After his return home, he continued to study the Christian faith. He had a vision a few years after his return, of which he writes:
I saw a man coming, as it were from Ireland. His name was Victoricus, and he carried many letters, and he gave me one of them. I read the heading: ‘The Voice of the Irish’. As I began the letter, I imagined in that moment that I heard the voice of those very people who were near the wood of Foclut, which is beside the western sea—and they cried out, as with one voice: ‘We appeal to you, holy servant boy, to come and walk among us.’
Responding to the vision with faith and incredible courage, Patrick returned to Ireland as a missionary after being ordained a priest. He then spent all of his strength, and all of his life, in bringing Christ to the pagan people there. He suffered numerous hardships and dangers for the Gospel, just like St. Paul.
Despite the obstacles, he saw the Catholic faith take strong root in the hearts of the Irish people. Many of the men and women became monks and nuns; the sons of Irish chieftains became devout Christians. Patrick writes:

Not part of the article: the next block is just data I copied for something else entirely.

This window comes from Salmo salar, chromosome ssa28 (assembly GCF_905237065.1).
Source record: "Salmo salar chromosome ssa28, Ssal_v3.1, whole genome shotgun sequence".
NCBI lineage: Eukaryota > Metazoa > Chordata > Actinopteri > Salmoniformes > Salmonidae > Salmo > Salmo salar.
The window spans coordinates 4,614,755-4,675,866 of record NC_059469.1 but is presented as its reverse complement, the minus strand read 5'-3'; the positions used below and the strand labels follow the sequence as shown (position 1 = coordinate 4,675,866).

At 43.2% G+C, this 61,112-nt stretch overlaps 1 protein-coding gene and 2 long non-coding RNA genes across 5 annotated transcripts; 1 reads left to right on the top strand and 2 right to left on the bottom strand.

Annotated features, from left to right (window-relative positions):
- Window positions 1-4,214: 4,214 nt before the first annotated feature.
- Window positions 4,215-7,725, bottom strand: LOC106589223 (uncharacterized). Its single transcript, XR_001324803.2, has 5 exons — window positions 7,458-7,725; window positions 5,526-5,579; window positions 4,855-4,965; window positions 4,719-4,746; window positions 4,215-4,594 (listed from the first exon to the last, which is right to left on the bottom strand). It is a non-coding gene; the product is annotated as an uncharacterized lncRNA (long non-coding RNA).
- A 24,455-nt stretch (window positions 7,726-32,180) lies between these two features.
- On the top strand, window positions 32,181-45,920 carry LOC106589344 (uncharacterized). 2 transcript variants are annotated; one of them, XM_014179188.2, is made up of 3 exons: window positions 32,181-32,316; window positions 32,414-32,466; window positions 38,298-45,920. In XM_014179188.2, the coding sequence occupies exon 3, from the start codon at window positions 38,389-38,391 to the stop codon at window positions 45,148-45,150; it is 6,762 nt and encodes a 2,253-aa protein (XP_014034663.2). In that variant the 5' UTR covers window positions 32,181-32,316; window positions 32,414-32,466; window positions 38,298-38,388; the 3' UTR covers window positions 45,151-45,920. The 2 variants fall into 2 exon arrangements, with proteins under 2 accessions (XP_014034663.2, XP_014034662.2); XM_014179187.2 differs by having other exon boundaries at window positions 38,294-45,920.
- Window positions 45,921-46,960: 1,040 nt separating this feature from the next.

Never before did they know of God except to serve idols and unclean things. But now, they have become the people of the Lord, and are called children of God. The sons and daughters of the leaders of the Irish are seen to be monks and virgins of Christ!
St. Patrick is believed to have died March 17th, which is why the Catholic Church celebrates his feast on that day.
Truth is stranger than fiction…
The best stories are the real ones, don’t you think? Salvation History, which culminated in the most amazing true story of all (The Son of God taking human flesh to rescue His bride, the Church and all souls, from eternal death) is only unexciting to us because it seems so familiar. We’ve heard it before, and therefore might feel that it’s not the most astounding event to have taken place. But it really is more crazy a story than anything we could have invented on our own.
In a similar way, the lives of the saints don’t need a thousand modern interpretations or embellishment. The saints themselves certainly don’t want to be misunderstood!
Whenever you have a question about any saint and the things said about them, do some quick research. It might take a little sifting to find reliable sources online, but there’s a wealth of solid information out there.
In time, perhaps, there will be fewer misunderstandings of the saints who are so beloved to us.
What other saints do you think are commonly misunderstood or misrepresented?